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Events 2008


Painting today. The Medium and its Message.
A lecture series with Anselm Wagner

Painting has been playing an important role on both the art market and in art discourse for the past decade, after being declared dead (again) in the beginning of the 90s, for a time it appeared as though painting would finally be replaced by moving imagery.
The frequently criticized hype of the “Leipzig School ” should be regarded less as a spearhead, but more as a symptom of a reawakened interest in the multi-layered possibilities of the oldest medium of fine arts. The lecture series attempts to take stock and extract the specific physiognomy and significance of contemporary art for present day culture by means of several central medial and thematic issues and phenomena.

Painting and Media
Monday, November 10, 2008, 7 p.m.

Shadows and Silhouettes
Monday, November 17, 2008, 7 p.m.

Romantic, Gothic, and Idyll

Monday, November 24, 2008, 7 p.m.

Painting and Media
Long before the invention of photography, painting used optical aids such as the camera obscura. However, such methods were rarely made public and carefully protected as craft secrets. Since pop art and especially since the 90s the overwhelming majority of painted images has not only openly referred to photographic or film templates, but rather raises this intermediality as its theme. The lecture introduces the most important representatives of “immedial ” painting (Peter Weibel) and explores the question of what significance the medial paradigm possesses and what kind of added value painting gains from it.

Shadows and Silhouettes. From Plinius’ Corinthian Maidservant to the Picabia Effect
The legend of painting’s origin as conveyed by Plinius, giving an account of the reproduction of a silhouette, defined painting as the index and production surface of a (disappeared) real object. The shadow metaphor was reactivated with the crisis of representation triggered by modernism and expanded to multiple silhouettes since the appearance of Francis Picabia’s “Transparencies ”. The Picabia Effect appeared again in postmodernism with Sigmar Polke, David Salle, and Julian Schnabel in the reproduction of levels of meaning and has been perpetuated by Merlin Carpenter, Gary Hume, among others, however to now demonstrate the all around availability and emptiness of the motifs. In contrast, today’s artists like Luc Tuymans or Kara Walker present a specific (often negative) significance by returning painting to the shadow/silhouette.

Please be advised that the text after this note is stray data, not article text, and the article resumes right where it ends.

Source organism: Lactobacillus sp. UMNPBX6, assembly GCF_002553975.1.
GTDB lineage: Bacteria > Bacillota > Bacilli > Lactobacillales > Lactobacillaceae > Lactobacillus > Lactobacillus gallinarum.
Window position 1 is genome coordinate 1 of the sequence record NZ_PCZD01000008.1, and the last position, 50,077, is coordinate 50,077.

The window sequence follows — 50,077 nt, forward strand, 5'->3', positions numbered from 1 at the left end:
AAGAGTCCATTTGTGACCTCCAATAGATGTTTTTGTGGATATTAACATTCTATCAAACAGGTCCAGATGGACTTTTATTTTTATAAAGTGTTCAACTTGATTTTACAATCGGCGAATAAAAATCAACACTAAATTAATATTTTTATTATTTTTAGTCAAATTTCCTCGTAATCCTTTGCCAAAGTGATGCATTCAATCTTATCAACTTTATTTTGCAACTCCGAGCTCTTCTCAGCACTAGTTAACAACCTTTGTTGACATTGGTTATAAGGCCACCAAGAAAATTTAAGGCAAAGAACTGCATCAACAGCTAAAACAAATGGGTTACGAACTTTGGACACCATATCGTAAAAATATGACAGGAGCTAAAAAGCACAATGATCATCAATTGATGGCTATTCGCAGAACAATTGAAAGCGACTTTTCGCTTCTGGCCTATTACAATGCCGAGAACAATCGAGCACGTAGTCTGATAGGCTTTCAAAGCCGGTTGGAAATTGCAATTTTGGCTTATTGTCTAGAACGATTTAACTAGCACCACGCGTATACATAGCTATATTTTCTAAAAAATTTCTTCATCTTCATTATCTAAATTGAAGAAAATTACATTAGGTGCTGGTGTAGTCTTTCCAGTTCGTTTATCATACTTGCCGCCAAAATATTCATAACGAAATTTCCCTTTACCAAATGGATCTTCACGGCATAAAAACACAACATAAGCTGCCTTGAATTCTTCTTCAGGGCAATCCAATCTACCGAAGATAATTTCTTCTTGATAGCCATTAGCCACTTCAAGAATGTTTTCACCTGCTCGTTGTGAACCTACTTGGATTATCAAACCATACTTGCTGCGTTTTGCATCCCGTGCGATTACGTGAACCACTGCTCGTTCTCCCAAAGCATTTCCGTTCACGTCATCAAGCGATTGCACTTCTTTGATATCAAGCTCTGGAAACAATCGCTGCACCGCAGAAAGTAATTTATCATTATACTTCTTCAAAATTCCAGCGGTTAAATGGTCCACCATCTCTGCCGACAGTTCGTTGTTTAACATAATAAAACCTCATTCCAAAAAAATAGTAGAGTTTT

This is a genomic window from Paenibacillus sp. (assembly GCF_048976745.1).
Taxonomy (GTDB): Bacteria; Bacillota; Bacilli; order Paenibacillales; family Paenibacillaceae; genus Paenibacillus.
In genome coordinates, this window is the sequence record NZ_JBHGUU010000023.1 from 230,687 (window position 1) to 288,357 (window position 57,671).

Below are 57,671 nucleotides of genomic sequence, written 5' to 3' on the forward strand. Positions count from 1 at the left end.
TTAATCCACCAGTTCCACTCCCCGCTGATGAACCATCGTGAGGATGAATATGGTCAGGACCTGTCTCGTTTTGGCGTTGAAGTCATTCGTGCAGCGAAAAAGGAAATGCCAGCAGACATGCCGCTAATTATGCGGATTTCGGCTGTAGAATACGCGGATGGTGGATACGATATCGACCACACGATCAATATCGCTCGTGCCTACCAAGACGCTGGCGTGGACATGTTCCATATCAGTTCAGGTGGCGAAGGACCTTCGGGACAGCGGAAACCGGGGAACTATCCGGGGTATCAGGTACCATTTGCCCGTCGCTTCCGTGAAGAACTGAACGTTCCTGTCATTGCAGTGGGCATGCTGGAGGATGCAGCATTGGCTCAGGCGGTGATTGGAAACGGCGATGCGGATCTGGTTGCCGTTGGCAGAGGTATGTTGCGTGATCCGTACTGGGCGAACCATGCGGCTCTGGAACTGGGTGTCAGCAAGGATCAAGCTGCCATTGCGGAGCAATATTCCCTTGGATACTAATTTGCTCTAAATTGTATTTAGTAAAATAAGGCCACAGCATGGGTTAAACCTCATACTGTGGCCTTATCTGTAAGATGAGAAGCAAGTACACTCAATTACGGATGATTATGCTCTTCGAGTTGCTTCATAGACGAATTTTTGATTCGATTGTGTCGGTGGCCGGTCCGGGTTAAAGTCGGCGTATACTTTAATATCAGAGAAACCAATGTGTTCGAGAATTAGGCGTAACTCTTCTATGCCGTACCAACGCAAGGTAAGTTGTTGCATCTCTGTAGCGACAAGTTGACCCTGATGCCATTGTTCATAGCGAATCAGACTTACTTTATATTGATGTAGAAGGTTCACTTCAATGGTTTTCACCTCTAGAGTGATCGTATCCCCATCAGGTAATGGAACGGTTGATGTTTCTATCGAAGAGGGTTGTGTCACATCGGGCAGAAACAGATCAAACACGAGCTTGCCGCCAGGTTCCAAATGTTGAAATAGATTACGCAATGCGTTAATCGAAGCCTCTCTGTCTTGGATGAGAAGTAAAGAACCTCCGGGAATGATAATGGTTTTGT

Romantic, Gothic, and Idyll
A renaissance of romanticism has been spoken of for some years, which emerged from the youth subcultures of neo-hippies and black gothic and would have been unthinkable without the medium of painting. The new romanticism seizes the motifs and methods of art around the 1800s, as well as the image worlds of fantasy and other fields of popular culture. The spectrum stretches from conservative regression and romantic escapism to the conception of utopian alternative worlds and a self-mocking approach. The lecture includes works from Mamma Andersson, Kai Althoff, Glenn Brown, Peter Doig, Kaye Donachie, Johannes Hüppi, Karen Kilimnik, Simon Periton, David Thorpe and Fabian Weinecke, among others.

Dr. Anselm Wagner is an art historian and critic. He teaches at the Technical University in Graz and the Mozarteum University in Salzburg. In 2009 he will take on a Fulbright guest professorship at the University of Minnesota in Minneapolis.

Antje Majewski, Lovely (Liebling), 2000, oil and tempera on canvas, 160 x 160 cm

Antje Majewski, Lovely (Liebling), 2000, oil and tempera on canvas, 160 x 160 cm